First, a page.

By: Virginia Hammerle, Hammerle Finley Law Firm, SENIOR Magazine (Denton edition)
There are certain things that you want to avoid in your life—such as the plague, an IRS audit, and an earthquake measuring 7.5 or better. You need to add one more thing to the list; a Texas Guardianship.
There are few legal proceedings that are more invasive, embarrassing, costly, and secretive than a Guardianship. There are also few courts where the judge, county employees and attorneys are more cozy than the Probate Court, which has jurisdiction over Guardianships. The problems with the Texas system could fill a very large book. You do not want to get into one if you can avoid it.
Luckily, there are a few precautions that you can take now that will make a guardianship less likely.
Medical Power of Attorney is a document where you designate the person who will make your medical decisions if you are incapacitated. This, hopefully, will prevent the court from appointing a “guardian of the person” to oversee your care.
Durable Power of Attorney is a document where you designate a person or entity who will make decisions regarding your financial affairs. If the powers are broad enough (the statutory form doesn’t go quite as far as it should), then this may prevent the court from appointing a “guardian of the estate.” One point often forgotten is that the POA doesn’t prohibit you from also handling your assets, a problem if you have Alzheimer’s or another type of disease/disability that divorces you from reality.
A Trust is a document that actually establishes a legal entity with specific powers. The Trust holds assets and is managed by a Trustee, often a corporate fiduciary which is capable of making strategic investment decisions. The bigger your estate the more likely it is that you will need a Trust.
A Limited Liability Corporation and Family Limited Partnership are each entities that can be structured specifically for your needs. Like the Trust, these can place the management of your affairs in the hands of a third party.
Transfer of Assets to a Third Party—Gifting is a strategy also often used for Medicaid planning. This takes the estate out of your hands, but is very dangerous for a lot of reasons, including adverse tax implications and the danger of being defrauded.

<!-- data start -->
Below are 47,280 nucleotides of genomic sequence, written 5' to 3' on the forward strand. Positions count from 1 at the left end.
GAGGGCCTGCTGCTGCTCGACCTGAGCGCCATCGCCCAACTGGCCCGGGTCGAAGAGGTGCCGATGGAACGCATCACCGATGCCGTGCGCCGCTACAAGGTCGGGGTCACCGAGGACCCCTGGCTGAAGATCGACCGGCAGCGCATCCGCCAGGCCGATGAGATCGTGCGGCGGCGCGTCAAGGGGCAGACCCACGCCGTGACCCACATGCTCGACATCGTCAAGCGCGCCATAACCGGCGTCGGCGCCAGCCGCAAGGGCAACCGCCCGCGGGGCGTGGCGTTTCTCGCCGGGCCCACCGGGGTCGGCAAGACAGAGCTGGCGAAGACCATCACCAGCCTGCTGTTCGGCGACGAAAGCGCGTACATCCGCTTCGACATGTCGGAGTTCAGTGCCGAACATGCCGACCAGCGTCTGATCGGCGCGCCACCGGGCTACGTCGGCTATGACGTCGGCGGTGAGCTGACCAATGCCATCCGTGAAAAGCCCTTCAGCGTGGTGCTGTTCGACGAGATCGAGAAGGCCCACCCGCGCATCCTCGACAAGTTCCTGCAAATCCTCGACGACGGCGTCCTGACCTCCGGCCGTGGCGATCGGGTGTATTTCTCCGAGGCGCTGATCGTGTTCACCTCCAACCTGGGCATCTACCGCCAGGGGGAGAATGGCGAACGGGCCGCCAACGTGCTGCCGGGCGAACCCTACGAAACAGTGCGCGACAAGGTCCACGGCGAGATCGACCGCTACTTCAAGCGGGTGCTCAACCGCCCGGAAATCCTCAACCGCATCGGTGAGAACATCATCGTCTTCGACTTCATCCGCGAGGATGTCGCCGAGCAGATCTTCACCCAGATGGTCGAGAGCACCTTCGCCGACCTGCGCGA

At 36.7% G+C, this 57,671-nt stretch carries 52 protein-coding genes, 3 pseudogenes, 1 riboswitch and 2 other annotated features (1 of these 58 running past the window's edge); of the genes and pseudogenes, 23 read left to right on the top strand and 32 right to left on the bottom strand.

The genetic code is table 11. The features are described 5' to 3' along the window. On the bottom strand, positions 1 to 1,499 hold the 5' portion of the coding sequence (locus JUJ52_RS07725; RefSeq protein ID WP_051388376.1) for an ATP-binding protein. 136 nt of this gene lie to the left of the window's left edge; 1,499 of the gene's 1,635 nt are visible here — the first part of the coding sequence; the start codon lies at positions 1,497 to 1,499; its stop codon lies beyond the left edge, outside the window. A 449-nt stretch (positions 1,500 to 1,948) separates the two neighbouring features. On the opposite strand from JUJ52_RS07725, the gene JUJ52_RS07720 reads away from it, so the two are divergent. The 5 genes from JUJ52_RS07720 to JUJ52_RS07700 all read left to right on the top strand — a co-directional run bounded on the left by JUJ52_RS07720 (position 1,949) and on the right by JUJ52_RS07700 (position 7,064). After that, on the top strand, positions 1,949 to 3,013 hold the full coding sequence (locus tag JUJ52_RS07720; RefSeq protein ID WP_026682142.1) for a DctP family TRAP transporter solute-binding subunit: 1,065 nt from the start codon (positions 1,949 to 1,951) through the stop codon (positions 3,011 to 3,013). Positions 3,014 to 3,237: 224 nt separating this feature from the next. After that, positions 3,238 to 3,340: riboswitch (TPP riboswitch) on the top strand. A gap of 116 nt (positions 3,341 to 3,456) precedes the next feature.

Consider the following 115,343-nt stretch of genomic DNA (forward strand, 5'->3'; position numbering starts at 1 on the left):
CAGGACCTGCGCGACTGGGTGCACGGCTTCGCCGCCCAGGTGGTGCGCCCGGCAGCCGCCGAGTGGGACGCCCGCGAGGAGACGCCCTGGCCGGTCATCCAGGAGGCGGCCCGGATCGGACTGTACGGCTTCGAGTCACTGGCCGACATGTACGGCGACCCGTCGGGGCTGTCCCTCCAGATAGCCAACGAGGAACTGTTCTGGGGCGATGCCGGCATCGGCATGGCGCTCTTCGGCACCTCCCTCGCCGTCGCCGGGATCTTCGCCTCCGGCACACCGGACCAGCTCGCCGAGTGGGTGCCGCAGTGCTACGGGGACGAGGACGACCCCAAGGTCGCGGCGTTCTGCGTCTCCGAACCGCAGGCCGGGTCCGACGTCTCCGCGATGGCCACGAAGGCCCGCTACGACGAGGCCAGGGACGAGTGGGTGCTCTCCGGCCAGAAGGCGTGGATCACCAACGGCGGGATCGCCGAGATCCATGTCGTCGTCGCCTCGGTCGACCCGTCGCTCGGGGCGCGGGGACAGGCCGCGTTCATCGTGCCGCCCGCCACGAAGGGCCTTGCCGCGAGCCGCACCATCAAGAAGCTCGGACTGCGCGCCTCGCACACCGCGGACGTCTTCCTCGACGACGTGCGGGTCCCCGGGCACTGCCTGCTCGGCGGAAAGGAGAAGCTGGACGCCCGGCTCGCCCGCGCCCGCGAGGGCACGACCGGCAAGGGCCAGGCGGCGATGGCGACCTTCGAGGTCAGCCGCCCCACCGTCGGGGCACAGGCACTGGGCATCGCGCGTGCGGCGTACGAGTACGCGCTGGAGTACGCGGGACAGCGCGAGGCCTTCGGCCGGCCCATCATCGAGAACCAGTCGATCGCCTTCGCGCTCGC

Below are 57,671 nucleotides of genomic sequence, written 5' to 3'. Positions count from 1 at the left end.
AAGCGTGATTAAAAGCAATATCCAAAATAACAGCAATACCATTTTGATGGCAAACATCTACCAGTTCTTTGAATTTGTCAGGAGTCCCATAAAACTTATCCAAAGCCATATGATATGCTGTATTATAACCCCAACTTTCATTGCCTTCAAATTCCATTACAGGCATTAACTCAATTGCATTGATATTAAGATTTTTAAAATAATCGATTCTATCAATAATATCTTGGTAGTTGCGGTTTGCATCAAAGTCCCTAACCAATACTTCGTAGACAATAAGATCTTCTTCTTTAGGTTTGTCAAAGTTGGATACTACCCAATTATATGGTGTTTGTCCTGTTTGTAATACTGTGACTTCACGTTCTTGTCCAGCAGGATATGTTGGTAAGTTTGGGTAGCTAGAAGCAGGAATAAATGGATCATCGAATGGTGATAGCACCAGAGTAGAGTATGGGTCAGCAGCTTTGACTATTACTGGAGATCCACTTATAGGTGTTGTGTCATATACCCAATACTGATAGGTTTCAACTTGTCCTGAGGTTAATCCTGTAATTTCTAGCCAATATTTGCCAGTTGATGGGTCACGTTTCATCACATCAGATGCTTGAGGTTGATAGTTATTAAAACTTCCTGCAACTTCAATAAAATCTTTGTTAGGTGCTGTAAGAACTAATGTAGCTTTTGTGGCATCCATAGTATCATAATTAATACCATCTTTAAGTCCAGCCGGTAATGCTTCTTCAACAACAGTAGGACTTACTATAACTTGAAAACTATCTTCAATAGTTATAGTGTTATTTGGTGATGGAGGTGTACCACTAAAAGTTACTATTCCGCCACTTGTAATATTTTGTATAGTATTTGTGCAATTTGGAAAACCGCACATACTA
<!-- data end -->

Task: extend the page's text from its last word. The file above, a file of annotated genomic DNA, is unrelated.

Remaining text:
Annuity moves a large bulk of assets into a company, but the income stream will still be part of your estate and subject to a guardianship if not combined with one of the other strategies.
These strategies should work if the court exercises restraint in interpretation of the law that, although you are incapacitated, a necessity does not exist for a guardianship because you have in place the planning documents. Sometimes, though, the court focuses on the incapacity and ignores the precautions you have taken. The court can then vacate Medical Power of Attorney, the Durable Power of Attorney, and “bust” the trust nullify the gifting or transfer, and place your corporate, partnership or income interests under the power of a guardian.
That said, it’s better to have the documents in place so an argument can at least be made that you don’t need a guardian. There’s even one more document you can put in place for the worst case scenario; you can designate your preference for who you want as your guardian.
Virginia Hammerle can be reached via www.hammerle.com or at 940-383-9300. Virginia Hammerle owns Hammerle Finley Law Firm and is a member of National Academy of Elder Law Attorneys. Her article is for general reference and does not constitute legal advice.